As Taiwan's Acer personal computer manufacturer unveils its
stripped down PC, dubbed the AcerBasic, the company is expecting
to announce some unusual marketing strategies alongside it.
Among them, tailoring the computer to specific service
industries, and signalling alliances with telecommunications
companies to provide it as a freebie to Internet subscribers. The
AcerBasic ranks among the plainest PCs ever to hit the market.
For $500, users get a machine that provides access to the
Internet, as well as some rudimentary word processing and games.
The PC uses Windows 3.1 software and the DOS operating system.
The package includes a 133-MHz Pentium class microprocessor and
4MB of RAM. It also comes with a "zip drive", a removable
cartridge that provides 100MB of memory; a floppy disk drive; a
keyboard; and a mouse. The AcerBasic can be hooked up to a
computer monitor (not included), or to most television sets, and
can be upgraded to a full blown computer.
Wall Street Journal/Europe. English. June 18, 1996. p4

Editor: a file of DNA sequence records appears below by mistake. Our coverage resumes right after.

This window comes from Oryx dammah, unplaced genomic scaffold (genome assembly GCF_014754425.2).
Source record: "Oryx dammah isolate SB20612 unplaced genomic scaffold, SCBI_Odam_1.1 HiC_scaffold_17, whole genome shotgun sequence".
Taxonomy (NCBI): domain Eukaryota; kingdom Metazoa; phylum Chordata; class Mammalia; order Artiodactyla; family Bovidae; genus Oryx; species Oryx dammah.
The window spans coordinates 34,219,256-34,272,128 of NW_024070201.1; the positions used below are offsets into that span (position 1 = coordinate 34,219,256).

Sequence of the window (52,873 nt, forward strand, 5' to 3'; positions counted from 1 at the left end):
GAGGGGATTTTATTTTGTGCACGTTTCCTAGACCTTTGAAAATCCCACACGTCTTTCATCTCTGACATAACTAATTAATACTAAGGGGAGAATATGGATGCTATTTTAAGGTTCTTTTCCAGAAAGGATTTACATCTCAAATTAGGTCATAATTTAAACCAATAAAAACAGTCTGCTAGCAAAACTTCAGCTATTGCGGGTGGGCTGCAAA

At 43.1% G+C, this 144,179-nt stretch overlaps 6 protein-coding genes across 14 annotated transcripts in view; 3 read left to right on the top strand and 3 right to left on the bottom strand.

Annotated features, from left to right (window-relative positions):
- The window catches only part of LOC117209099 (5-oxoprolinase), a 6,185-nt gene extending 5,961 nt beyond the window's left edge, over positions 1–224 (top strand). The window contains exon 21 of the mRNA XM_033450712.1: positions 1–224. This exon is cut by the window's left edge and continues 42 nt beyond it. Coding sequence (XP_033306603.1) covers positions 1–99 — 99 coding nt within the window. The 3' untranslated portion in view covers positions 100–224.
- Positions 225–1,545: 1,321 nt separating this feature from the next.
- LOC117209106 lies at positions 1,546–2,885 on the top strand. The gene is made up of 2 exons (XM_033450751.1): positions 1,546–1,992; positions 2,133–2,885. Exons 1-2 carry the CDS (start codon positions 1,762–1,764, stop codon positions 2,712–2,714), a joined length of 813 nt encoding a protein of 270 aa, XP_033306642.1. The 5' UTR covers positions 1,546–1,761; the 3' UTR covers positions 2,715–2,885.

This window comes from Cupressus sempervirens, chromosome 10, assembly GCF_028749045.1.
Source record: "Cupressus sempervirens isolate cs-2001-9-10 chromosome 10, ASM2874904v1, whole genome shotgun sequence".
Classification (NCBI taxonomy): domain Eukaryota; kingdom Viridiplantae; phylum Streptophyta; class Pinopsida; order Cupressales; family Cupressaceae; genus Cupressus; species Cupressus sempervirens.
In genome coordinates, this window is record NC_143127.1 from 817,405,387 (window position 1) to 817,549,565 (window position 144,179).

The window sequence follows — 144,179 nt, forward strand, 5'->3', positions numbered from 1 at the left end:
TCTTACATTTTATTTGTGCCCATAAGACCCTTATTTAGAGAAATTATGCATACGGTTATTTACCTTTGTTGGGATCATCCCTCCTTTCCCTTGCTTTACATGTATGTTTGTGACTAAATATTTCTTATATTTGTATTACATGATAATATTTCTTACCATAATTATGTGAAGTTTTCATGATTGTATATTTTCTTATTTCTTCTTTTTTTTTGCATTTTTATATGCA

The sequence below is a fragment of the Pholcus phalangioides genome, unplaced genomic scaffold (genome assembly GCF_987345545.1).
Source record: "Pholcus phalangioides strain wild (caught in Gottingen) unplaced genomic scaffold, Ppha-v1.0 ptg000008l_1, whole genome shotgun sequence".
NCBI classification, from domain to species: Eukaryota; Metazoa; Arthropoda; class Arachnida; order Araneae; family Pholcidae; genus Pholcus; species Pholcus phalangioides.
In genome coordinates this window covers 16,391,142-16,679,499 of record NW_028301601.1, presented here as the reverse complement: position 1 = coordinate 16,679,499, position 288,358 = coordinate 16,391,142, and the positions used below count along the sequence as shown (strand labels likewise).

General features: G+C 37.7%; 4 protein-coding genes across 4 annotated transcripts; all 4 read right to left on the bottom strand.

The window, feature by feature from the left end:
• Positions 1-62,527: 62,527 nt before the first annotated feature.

*-*29 Larry concentrating on Telekom (DB 20/06)
Lawrence Ellison, Chairman and CEO of Oracle, took a leaf out of
a chat-show host's book when he put on "Larry Ellison Live" at a
presentation at the Frankfurt Airport Hotel and wasted no time in
getting to his point: "The network computer is the telephone of
the future." Strategically this showed that the NC is not going
to attack the wide base of the PC but rather to be "a light,
cheap, information tool" for communications applications like
sending and receiving of faxes, E-Mail and surfing the Internet.
Handelsblatt. German. June 11, 1996. p25
*-*26 Internet on the TV (DB 20/06)
Netgem, a newly- formed French company, has developed an Internet
terminal, the Netbox, which will be on sale by December at a
price of about NKr2,500. The machine has a 386 processor, 2MB
RAM and a 1MB ROM. For Web or post clients there is a 28.8Bit
Computerworld Norge. Norwegian. June 14, 1996. p25